Wimbledon blames rain for drop in spectators in first week (2024)

All England club denies loss of big-ticket players like Roger Federer and Rafael Nadal to blame

Wimbledon has suggested the weather rather than competition from other events or a lack of star players is to blame for a dip in attendances at this year’s tournament.

Fewer visitors were recorded on every day of the tournament’s opening week, except for Tuesday when Andy Murray, the two-time Wimbledon champion, was expected to play in the first round of the men’s singles.

Tournament records reveal 282,955 fans had passed through SW19, around 10,000 fewer than in 2023, a near 4 per cent drop.

Torrential downpours had certainly dampened enthusiasm from expectant visitors with nearly a month’s worth of rain (38.6 mm) falling in the space of a single week, according to Met Office data, recorded at nearby Kew Gardens.

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Friday alone saw half a month’s worth of rainfall (26.6mm) in a single day and the lowest attendance on Wimbledon’s fifth day (36,360) since 1998 – excluding the pandemic-restricted 2021 tournament.

As the second week of the tournament began Sally Bolton, head of the All England club, denied Wimbledon had lost its allure for fans following the absence of stars like Roger Federer, Rafael Nadal and Serena Williams.

She said: “This year the weather has been so variable and so bad at times that I think at the moment our assessment is it’s almost certainly the weather that’s impacting [attendance].

She added: “I think the real challenge for everyone is the variability of the weather.

Wimbledon blames rain for drop in spectators in first week (1)

“Even those who are just using weather apps can see that you are coming in, looking two days ahead and it looks like it’s getting better and then it changes.”

“None of us had seen how excited people would become about the likes of [Carlos] Alcaraz [the defending Wimbledon champion] and [Jannik] Sinner [the World number one] and others.

“There is genuine excitement about this new generation.”

However in a week featuring a general election and Euro 2024, Ms Bolton said it was becoming increasingly difficult to grab viewers attention.

She added: “I think the broader challenge for tennis and sport is that competition for people’s attention and time is just ever greater from a whole range of different things.”

Wimbledon blames rain for drop in spectators in first week (2)

Ms Bolton dismissed concerns that the semi-final clash between England and the Netherlands on Wednesday would affect Wimbledon attendance, commenting: “I am not concerned about a football impact.

“At this point, I am still concerned about it still raining”.

England’s Euro 2024 quarter-final victory against Switzerland on Saturday was watched on BBC One by a peak audience of 16.8 million people.

Challenging tournament

Asked if this was the most challenging tournament to schedule since her tenure began, in 2020, Ms Bolton replied: “Probably from a scheduling standpoint and just the unpredictability of the weather, it just means that when you are looking ahead to a day, you start with a plan in mind and the rain really is quite unpredictable.”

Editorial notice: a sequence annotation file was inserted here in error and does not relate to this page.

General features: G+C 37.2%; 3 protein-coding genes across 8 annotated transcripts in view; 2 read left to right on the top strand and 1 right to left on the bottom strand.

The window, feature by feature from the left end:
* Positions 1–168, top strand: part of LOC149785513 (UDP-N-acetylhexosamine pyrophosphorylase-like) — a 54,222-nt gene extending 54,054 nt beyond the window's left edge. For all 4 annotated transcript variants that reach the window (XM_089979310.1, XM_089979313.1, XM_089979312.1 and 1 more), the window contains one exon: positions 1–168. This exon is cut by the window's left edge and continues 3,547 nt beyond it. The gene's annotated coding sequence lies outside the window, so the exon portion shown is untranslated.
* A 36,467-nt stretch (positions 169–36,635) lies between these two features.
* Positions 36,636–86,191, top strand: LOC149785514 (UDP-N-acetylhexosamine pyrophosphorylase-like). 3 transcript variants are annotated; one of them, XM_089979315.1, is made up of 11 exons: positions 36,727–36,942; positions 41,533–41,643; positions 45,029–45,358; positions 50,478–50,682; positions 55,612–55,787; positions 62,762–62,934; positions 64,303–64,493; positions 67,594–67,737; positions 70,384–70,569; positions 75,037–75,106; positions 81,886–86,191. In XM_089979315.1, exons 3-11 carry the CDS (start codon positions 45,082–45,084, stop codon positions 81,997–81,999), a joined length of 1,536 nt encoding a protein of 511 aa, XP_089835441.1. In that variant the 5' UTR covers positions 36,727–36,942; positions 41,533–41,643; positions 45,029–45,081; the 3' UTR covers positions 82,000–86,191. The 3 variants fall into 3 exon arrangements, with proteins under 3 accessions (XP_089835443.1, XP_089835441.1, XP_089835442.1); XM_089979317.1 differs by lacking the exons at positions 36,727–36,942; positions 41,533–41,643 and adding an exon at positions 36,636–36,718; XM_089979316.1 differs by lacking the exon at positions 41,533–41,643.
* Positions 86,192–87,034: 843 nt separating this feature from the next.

A total of 79 matches have been cancelled so far, many of them junior players owing to a combination of the weather and player injuries.

Wimbledon blames rain for drop in spectators in first week (3)

Ms Bolton said they were prepared to accept fluctuations in attendance because of tickets being held back for its famous queue.

She added: “The weather has been so terrible that perseverance in the queue has been even greater this year than it ordinarily is.

“We’re never about maximising our attendances, we’re all about protecting the queue and making sure that we have still got that accessibility, accepting that, as a result of that, [there is] some variability on the numbers that we will end up achieving.”

“Every year when we get back to the end of the championships we look back and try and analyse the data to understand what might drive that.”

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The weather for the tennis does not look likely to improve immediately, as yellow weather warnings for rain have been issued by the forecaster across parts of southern England and south Wales on Monday night and in northern Scotland on Tuesday night.

Andrea Bishop, of the Met Office, said: “It has been a damp start to Wimbledon, with more than double the rainfall we’d expect to see over the Greater London area in the first week.

“It is the influence of low pressure which has been bringing periods of rain, and this doesn’t look like it’s changing over the next couple of days.

“But, there is some good news for fans, as there is a signal towards drier conditions overall by the weekend.

“Although there should be some sunny spells, there will still be showers in places with temperatures generally below average for the time of year.”

Related Topics

  • Wimbledon Tennis,
  • United Kingdom,
  • Wimbledon,
  • South West London,
  • Weather,
  • UK Weather
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